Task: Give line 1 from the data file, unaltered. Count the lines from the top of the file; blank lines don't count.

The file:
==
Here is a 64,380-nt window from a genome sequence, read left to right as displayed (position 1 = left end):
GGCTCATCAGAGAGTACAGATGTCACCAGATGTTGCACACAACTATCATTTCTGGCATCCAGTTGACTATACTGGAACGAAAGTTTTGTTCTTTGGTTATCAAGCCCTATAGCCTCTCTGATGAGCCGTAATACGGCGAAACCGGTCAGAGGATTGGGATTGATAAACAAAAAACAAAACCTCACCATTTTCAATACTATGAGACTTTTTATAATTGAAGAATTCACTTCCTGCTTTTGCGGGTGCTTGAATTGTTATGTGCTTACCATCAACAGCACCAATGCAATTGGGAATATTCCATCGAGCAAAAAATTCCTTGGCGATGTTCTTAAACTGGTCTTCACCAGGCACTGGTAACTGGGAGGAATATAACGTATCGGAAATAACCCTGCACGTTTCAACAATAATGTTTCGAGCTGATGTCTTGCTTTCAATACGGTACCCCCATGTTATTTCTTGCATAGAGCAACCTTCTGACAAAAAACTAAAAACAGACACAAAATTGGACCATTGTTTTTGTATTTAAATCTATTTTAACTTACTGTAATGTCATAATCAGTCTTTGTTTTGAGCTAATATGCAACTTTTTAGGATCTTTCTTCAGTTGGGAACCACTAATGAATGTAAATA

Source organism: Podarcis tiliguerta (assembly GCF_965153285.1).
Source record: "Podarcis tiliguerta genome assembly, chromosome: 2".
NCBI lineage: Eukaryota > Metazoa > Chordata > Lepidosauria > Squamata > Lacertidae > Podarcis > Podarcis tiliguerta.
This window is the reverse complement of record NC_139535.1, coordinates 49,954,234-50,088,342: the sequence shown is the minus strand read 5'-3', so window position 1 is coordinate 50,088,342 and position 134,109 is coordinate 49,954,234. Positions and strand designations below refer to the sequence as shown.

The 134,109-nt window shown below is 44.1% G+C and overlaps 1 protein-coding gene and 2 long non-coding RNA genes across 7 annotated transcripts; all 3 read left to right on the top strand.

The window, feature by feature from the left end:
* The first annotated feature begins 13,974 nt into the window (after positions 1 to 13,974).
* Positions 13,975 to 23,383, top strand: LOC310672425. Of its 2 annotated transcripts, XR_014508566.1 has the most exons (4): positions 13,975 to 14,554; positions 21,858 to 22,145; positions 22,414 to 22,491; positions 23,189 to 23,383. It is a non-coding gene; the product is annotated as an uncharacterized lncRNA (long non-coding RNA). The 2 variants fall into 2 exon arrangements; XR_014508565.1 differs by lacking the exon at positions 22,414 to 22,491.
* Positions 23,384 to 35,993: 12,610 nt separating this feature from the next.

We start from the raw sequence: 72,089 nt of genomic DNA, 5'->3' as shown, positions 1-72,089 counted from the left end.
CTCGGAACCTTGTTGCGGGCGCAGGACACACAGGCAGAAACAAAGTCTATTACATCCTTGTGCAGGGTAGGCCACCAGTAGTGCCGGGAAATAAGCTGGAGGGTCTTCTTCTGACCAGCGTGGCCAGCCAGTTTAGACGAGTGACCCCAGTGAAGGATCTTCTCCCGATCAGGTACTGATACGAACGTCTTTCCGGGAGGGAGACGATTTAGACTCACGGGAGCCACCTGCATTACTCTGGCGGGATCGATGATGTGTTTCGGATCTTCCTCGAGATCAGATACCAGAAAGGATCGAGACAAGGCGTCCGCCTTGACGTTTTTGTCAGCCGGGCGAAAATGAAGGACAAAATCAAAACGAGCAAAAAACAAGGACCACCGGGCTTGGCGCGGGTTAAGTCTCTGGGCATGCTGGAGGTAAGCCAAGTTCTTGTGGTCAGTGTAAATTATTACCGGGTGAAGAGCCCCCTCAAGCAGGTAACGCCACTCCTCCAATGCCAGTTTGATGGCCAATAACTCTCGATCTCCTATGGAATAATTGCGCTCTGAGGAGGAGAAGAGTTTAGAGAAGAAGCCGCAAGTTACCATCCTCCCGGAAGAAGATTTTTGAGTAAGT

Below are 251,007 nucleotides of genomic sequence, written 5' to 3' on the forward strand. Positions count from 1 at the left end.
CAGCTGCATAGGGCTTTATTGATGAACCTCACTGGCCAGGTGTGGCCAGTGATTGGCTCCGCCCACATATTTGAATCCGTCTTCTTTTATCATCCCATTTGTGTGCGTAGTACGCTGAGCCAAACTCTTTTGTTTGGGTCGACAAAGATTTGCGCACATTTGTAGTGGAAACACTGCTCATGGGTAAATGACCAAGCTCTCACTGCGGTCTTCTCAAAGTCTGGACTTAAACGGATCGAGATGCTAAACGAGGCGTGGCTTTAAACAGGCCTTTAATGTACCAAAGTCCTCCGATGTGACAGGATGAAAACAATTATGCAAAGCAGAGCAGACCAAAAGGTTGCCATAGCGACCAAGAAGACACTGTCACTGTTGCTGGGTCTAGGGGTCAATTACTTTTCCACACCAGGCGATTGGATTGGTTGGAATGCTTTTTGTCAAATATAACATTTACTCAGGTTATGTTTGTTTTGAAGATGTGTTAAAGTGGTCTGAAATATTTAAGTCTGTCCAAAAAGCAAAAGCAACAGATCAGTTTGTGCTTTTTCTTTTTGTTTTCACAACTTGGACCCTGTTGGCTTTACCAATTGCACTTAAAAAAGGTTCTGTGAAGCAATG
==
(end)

Here is a 64,380-nt window from a genome sequence, read left to right as displayed (position 1 = left end):